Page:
January 20, 2010 | Posted in Casinos, Current Events | By

In an interview earlier this week on Today’s THV, Texas businessman Michael J. Wasserman—the sponsor of the recently approved casino ballot proposal—said that bringing his casinos to Arkansas is “necessary because of the economy.” Even as Mr. Wasserman talked about how his casinos would bring 20,000 new jobs to Arkansas, I couldn’t help but think about how much casinos hurt local economies. It’s as if he wants Arkansans to sign his petition and vote for casinos come November because we have no choice—this is the only way to bring our economy up.

Not true. Branson, Missouri is a great example of how to bring in tourism dollars, create jobs, and stimulate the economy without bringing in gambling. As a matter of fact, at one point there was an attempt to bring casinos to Branson, but that proposal was rightfully defeated. It was decided that widespread gambling just didn’t fit the Branson image. And let me tell you, they have been the better for their decision. Branson doesn’t have casinos and it’s one of the most visited family entertainment spots in the country. There’s no reason why such development couldn’t happen in Arkansas.

Let’s take a closer look at Mr. Wasserman’s claim and discuss whether casinos actually help local economies and benefit the community. First of all, we know that whenever casinos come into an area, crime steadily rises year after year. Second, casinos—just like the lottery—feed on the idea that you will “win big.” This is an especially attractive concept to the poorest among us, who may decide to take their rent or grocery money to the casino to become a millionaire. The hard reality is that their economic situation gets even worse.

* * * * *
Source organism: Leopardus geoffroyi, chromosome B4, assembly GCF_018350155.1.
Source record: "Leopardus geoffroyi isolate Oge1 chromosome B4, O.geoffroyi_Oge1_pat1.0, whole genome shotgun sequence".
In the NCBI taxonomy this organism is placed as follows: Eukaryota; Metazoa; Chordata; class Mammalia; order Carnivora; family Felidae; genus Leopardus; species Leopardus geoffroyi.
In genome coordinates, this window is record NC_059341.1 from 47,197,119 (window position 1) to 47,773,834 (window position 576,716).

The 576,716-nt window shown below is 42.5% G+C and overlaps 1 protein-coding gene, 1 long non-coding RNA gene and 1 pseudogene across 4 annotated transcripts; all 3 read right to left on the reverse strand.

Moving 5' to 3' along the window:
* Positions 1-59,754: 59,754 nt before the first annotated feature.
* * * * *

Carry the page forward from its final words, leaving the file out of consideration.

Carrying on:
If a casino petition comes your way, ask yourself, “Are casinos really something we want to bring to Arkansas?” There are better ways to stimulate the economy, as Branson has clearly shown. What we don’t need is a businessman from out-of-state writing himself into our constitution and setting up casinos. If they are a bad bet for our poor, then they shouldn’t be acceptable to any of us.

Check out yesterday’s blog post to read more about the social and economic problems casinos bring: http://familycouncil.org/?p=762

Jerry is the founder and president of Family Council. He began Family Council in 1989 after a successful effort to amend the Arkansas Constitution to prevent the use of public funds for abortions. He and his wife reside in Little Rock. They have four sons.